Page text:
• Doreen Bolger has championed the Monument Quilt since it began, as she does for so many artists in Baltimore. She is a retired Director of The Baltimore Museum of Art where she served as the leader for 17 years. An art historian and former curator at The Metropolitan Museum of Art, she has also been a dedicated participant in and supporter of Baltimore’s incredibly vibrant art scene. “For a long time now, so many of us have been inspired by how FORCE has elevated survivors, directing public attention to the thorny issues they face as they seek healing.”
  • Eva Fury donates not only their time designing beautiful reports that tell the story of FORCE each year, but also mobilizes money for our movement, teaching us how to be more effective fundraisers. She grew up in Seattle, WA, and earned a BA in Studio Art from Bard College. She is an artist and a youth ultimate frisbee coach. Among other positions, Eva has recently worked as a graphic designer, a legal assistant, a substitute teacher, and an afterschool program leader. She is passionate about working with themes of social justice, youth empowerment, art making, and athletic activity. Eva believes that good design comes from community-centered collaboration and intersectional analysis. 
  • Gloria Garrett : In 2017, Gloria Garrett, a Baltimore-based artist known as the Mother of Make-Up Art organized Monument Quilt workshops with elders in Baltimore. “I am a artist, storyteller, poet, author, and entertainer. I have been teaching recycled art workshops to senior citizens in Baltimore City and performing holiday, spiritual and music programs for more than 20 years. I felt like I was helping the women in my community by making their mothers, grandmothers, and even great grandmothers aware of the problems of abuse in this country.” Portrait by Miranda Zhang.
  • Jane Brown is President of the Robert W Deutsch Foundation. She is very proud to have had the opportunity to support FORCE and the evolution of the Monument Quilt since 2013. 
  • Jess Solomon has been an incredible supporter of FORCE over the years, by offering her advice, support, and guidance. She is a facilitator, strategist, and instigator of arts and social change projects. “My involvement with FORCE has been almost a patchwork quilt itself, from facilitator, to thought-partner, to cheerleader.” Portrait by Maria Iannone.
  • Dr. Joan M.E. Gaither taught the co-founders of the Monument Quilt about community quilting all the way back in 2008. Joan  is a native Baltimorean with a history of helping to integrate local schools and businesses during the Civil Rights Movement. She is a prolific quilter who dedicated 44 years to education. Her art practice is a space for telling her own story, telling the stories of others, and finally helping others to find and tell their own stories. Portrait by Maria Iannone.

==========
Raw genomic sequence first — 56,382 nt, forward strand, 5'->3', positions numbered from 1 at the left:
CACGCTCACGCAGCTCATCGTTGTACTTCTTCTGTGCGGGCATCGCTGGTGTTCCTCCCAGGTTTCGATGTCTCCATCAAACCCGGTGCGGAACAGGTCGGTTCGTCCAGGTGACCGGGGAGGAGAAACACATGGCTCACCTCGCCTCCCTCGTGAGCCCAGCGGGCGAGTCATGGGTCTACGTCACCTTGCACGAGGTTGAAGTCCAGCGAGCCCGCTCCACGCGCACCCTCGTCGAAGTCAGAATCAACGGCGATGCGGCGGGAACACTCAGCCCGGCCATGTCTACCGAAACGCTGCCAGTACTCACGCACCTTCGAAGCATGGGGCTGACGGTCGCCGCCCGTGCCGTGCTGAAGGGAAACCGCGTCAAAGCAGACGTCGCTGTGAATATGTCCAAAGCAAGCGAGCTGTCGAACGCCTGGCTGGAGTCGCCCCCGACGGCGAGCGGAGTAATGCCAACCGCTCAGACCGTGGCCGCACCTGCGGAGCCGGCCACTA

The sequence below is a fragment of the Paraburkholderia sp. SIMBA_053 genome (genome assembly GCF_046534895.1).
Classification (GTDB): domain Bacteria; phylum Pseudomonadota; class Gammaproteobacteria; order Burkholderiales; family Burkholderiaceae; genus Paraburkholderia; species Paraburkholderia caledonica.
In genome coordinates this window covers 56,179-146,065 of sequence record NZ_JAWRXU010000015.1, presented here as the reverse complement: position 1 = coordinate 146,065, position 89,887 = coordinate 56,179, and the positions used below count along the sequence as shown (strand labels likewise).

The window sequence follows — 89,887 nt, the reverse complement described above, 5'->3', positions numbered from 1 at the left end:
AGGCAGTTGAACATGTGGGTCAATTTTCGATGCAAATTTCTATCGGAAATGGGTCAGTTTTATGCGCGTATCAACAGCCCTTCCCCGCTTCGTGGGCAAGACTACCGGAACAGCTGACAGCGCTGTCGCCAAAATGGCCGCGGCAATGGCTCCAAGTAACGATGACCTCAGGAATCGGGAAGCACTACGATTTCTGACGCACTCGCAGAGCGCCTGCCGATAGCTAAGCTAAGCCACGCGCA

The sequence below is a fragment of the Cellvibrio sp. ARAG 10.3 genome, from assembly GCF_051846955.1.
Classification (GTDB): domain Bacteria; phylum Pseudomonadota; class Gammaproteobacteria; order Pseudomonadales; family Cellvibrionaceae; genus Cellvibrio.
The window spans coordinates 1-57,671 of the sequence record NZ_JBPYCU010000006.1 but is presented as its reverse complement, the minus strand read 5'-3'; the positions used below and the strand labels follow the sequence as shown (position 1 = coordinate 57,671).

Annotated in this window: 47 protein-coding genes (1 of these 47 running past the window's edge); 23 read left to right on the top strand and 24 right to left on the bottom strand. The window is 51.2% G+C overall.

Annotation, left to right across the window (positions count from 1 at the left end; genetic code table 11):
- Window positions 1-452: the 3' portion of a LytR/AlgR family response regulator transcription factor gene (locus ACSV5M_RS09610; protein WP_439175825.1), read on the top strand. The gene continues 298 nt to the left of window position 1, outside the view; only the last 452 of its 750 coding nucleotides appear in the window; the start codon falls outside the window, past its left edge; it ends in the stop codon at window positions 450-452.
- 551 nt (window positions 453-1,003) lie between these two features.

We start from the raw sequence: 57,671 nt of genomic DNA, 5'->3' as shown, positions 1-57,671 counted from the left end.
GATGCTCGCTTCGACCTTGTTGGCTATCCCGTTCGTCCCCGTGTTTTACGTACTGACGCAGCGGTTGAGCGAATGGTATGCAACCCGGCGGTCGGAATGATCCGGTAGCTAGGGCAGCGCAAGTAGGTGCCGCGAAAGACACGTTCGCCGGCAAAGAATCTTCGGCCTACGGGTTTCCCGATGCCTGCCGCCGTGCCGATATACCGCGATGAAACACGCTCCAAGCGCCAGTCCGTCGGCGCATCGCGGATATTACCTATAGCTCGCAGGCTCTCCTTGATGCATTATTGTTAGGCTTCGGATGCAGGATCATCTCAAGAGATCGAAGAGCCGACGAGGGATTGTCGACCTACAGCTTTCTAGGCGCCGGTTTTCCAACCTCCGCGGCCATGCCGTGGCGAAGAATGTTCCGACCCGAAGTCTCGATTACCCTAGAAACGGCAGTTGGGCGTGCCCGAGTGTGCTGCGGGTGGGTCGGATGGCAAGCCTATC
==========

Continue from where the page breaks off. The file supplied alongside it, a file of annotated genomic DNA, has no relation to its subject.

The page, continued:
• Katie Lautar is one of the volunteers who wrote the workshop guide, which helped hundreds if not thousands of people create their Monument Quilt square. Katie has spent most of her life promoting social justice and social change in Baltimore where she was born and raised. She currently works preserving the forests and green spaces of Baltimore and is refining her skills as a painter, poet, and singer-song writer. “It is amazing to see the Monument Quilt project continue to change and grow beyond what we envisioned.” 
  • Karen Taylor brought the Monument Quilt to many survivors through her work as  a clinical social worker specializing in trauma, who has dedicated her career to serving survivors of sexual assault and abuse. She believes deeply in the project of The Monument Quilt and has personally experienced its ability to promote healing as both a participant and a witness. 
  • Krystal Mack powerfully shared her story through the Monument Quilt, and has since contributed her incredible gift of beautiful and delicious food with fellow survivors. “I am a Visual & Culinary Artist, Creative Consultant, and Writer. My work focuses on food at the intersection of emotion and consumption. The Monument Quilt has been so many things to me. It was my first contributing to a community art piece. It was my first time I publicly acknowledged my assault. It was the first time I felt I truly had a voice and felt free.”  Portrait by Maria Iannone.
  • Mia Musa. In 2015, Mia led a series of Monument Quilt workshops with young people in Baltimore, planting the seeds for the community organizing work in Baltimore which is Mia is an educator, curator, organizer and mother of 3. In 2014 she co-founded “Invisible Majority”, a creative and business service agency that pushes toward a more equitable and sustainable creative economy for Baltimore. Portrait by Miranda Zhang